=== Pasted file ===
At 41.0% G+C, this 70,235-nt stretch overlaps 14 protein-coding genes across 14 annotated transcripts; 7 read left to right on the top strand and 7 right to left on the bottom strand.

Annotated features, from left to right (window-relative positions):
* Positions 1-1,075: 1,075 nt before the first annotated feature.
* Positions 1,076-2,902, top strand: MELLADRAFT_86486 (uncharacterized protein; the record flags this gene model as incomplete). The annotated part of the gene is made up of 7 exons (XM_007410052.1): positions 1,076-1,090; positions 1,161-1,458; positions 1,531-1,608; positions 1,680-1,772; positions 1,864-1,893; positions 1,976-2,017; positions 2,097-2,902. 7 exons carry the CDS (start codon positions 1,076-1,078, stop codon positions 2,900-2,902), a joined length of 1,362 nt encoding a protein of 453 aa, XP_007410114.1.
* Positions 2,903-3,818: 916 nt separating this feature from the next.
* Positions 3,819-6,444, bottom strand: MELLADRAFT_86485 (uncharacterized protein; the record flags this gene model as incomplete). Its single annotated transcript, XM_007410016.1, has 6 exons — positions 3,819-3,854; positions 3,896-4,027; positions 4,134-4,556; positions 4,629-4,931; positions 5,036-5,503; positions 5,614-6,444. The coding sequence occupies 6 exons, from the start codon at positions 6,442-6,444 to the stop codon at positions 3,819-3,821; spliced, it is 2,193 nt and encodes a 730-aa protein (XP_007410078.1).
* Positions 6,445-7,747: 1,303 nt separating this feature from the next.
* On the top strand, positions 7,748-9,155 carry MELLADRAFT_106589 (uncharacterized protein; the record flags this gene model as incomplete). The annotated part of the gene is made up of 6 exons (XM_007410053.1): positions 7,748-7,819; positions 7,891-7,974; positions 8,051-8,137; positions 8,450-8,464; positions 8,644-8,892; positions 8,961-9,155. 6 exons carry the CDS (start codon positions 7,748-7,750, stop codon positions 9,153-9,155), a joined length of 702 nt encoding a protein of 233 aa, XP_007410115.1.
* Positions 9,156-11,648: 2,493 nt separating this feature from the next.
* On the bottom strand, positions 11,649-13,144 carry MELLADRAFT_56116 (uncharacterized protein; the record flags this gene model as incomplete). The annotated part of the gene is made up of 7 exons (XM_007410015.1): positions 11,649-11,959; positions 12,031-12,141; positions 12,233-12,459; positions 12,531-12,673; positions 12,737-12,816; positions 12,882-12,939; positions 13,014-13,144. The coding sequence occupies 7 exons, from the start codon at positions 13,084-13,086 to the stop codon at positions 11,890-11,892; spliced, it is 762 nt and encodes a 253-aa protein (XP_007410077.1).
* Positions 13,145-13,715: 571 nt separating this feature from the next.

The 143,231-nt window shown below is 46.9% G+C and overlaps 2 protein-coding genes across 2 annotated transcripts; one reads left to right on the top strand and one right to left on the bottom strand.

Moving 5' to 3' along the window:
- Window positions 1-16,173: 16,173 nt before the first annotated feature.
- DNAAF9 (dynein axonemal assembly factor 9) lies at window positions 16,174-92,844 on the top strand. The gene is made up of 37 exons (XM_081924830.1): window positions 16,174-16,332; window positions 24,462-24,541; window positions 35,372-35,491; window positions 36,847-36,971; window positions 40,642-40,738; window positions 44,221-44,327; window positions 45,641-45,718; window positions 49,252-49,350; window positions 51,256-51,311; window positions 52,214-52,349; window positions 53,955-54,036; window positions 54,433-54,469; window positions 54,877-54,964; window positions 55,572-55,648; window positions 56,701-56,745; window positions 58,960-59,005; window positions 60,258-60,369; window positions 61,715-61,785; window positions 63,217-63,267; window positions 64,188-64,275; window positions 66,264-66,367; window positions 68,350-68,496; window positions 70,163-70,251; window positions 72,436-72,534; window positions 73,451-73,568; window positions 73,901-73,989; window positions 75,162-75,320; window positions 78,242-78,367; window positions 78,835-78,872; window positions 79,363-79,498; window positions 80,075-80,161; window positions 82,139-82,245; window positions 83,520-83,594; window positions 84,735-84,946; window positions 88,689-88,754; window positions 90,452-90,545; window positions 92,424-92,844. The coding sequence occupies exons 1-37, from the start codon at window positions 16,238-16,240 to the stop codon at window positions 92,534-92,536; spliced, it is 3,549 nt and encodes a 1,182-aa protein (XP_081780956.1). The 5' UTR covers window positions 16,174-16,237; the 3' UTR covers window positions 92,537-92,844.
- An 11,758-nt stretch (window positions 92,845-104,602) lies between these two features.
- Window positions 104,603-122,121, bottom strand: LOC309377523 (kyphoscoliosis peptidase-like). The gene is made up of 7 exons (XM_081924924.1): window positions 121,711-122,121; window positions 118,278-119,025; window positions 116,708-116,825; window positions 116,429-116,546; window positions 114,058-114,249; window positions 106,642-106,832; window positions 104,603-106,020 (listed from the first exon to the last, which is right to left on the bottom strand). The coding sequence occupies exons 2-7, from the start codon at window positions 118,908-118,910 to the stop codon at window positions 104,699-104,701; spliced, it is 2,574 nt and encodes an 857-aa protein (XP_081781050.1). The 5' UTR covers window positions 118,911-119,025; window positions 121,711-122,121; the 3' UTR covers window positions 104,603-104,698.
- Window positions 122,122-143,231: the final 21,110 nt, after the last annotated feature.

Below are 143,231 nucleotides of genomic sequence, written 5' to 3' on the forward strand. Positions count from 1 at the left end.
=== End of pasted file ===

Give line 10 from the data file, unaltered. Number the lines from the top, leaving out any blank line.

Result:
* On the bottom strand, positions 11,649-13,144 carry MELLADRAFT_56116 (uncharacterized protein; the record flags this gene model as incomplete). The annotated part of the gene is made up of 7 exons (XM_007410015.1): positions 11,649-11,959; positions 12,031-12,141; positions 12,233-12,459; positions 12,531-12,673; positions 12,737-12,816; positions 12,882-12,939; positions 13,014-13,144. The coding sequence occupies 7 exons, from the start codon at positions 13,084-13,086 to the stop codon at positions 11,890-11,892; spliced, it is 762 nt and encodes a 253-aa protein (XP_007410077.1).